Written by Jonathan Eisenthal
On a sunny day early in the growing season, before the corn or soybean crop has had time to spread a canopy, the surface of the bare soil around the plants can reach temperatures upwards of 120 degrees.
“It basically cooks the biology right out of the soil,” said USDA Agriculture Research Service (ARS) plant physiologist and conservation ag advocate Jerry Hatfield. “But it doesn’t have to be that way. Reducing tillage intensity and leaving residue or using cover crops are solutions that bring the biology back to that soil.”
And these are solutions that real farmers are succeeding with across the farm belt, Hatfield said.
“When I talk about this, my goal is to help farmers see how this can work in their operation,” said Hatfield, who was the keynote speaker at December’s Conservation Tillage Conference, held in Willmar, with almost two hundred farmers in attendance.
According to Hatfield, cover crops or residue work as a protective coat to the soil that prevent temperature extremes and mute the energy of falling raindrops. On bare soil, the repetitive blows of raindrops loosen and carry away precious topsoil. Bare soil is also prone to wind erosion.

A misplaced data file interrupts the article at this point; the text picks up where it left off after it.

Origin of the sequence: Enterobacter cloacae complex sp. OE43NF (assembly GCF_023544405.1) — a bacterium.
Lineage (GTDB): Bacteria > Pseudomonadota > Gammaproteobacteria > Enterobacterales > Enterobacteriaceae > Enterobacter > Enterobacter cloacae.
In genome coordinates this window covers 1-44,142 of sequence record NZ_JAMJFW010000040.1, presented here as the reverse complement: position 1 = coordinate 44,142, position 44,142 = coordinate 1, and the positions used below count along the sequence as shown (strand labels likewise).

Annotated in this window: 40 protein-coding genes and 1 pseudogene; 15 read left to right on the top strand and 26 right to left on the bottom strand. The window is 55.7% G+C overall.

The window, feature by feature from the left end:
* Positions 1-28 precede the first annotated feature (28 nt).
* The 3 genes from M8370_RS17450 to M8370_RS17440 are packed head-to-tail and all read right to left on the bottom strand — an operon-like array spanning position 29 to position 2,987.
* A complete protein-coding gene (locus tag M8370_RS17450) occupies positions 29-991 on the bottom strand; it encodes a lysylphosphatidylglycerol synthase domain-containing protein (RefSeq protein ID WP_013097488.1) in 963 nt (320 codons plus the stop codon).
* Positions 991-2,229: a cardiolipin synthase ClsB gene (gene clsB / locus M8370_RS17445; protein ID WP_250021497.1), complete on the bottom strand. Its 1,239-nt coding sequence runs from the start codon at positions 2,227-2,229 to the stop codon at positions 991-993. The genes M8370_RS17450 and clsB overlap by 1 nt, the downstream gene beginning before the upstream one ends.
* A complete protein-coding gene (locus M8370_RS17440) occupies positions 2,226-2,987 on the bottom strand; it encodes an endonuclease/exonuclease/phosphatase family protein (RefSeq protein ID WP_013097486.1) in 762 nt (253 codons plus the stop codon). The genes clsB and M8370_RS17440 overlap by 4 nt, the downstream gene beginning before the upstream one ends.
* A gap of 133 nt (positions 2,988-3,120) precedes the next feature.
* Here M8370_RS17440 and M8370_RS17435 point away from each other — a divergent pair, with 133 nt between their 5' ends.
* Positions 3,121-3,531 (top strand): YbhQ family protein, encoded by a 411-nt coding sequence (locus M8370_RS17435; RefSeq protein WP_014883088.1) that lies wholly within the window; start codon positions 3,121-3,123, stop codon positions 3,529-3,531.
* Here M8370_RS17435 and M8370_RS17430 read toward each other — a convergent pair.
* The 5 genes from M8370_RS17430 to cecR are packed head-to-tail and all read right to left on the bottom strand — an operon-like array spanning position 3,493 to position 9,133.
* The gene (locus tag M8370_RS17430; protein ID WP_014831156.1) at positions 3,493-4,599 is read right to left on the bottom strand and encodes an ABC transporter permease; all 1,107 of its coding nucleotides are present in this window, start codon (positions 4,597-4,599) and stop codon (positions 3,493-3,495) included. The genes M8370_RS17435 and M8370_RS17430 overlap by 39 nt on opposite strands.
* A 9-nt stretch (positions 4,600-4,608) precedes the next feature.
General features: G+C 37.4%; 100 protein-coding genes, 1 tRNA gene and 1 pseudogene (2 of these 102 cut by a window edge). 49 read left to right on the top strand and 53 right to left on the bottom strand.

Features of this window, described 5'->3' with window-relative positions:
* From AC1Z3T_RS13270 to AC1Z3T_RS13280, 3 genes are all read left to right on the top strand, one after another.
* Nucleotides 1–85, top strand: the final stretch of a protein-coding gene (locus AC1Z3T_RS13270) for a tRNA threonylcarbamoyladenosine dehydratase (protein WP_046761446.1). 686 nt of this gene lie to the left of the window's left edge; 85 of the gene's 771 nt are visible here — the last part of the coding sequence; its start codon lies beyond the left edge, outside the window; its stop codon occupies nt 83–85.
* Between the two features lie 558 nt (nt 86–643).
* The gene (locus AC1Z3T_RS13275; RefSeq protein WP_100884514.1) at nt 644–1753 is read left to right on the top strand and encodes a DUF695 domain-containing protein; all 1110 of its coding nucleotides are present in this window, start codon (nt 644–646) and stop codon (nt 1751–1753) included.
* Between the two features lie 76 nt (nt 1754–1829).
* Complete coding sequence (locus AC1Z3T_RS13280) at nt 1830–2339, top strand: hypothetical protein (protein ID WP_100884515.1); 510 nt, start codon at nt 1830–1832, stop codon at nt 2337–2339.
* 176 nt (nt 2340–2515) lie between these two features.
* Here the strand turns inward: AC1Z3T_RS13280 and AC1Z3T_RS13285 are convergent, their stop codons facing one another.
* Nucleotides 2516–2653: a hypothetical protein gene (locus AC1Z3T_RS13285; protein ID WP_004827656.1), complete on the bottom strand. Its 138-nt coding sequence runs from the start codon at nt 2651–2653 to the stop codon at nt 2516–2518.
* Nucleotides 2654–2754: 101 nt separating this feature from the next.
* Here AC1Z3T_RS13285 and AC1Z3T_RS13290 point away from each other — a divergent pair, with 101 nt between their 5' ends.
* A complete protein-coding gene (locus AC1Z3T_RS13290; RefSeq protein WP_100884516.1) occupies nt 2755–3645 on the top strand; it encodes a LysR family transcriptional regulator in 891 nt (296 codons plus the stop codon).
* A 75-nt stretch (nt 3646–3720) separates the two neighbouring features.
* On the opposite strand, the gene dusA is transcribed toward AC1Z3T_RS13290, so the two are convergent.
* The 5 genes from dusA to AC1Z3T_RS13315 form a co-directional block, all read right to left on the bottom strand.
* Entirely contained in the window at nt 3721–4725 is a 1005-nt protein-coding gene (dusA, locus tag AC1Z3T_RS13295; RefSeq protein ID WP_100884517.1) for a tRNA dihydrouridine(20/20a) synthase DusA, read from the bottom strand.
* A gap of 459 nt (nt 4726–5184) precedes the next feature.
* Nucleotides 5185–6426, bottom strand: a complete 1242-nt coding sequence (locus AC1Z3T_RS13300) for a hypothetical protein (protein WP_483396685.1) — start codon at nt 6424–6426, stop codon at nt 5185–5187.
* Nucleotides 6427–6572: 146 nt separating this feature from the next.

Undisturbed soil offers a stable home for microbes and beneficial animals like earthworms. This in turn helps the soil develop structure, which tillage often obliterates. Aggregate soil structure creates a thriving soil biology that allows the soil to act as a sponge and make the most of rainfall events. Soil that has been intensely cultivated loses structure and becomes crusty and impervious.
“You may get a two-inch rain, but the water begins to pool and run-off, and so a two-inch rain effectively becomes only a one-inch rain, in terms of the moisture benefit to your soil,” said Hatfield, who currently directs the ARS National Laboratory for Agriculture and the Environment in Ames, Iowa.
He admits it may be counterintuitive that cultivation can be harmful to organic matter levels in the soil, because after all, plowing it under is delivering a huge amount of decaying plant matter into the topsoil. The action, however, is also exposing valuable roots to the open air.
“You expose roots to air, they oxidize. By reducing tillage you can keep the carbon that feeds your soil biology, instead of giving it away to the atmosphere,” said Hatfield.
For farmers who are thinking of looking into reduced tillage, cover crops and other conservation measures, Hatfield recommends attending one of the many conservation ag events held throughout Minnesota and beyond to speak with their peers about what is working.
“Farmers want to share what they have done, what has worked for them and what hasn’t, and to learn from fellow practitioners,” said Hatfield.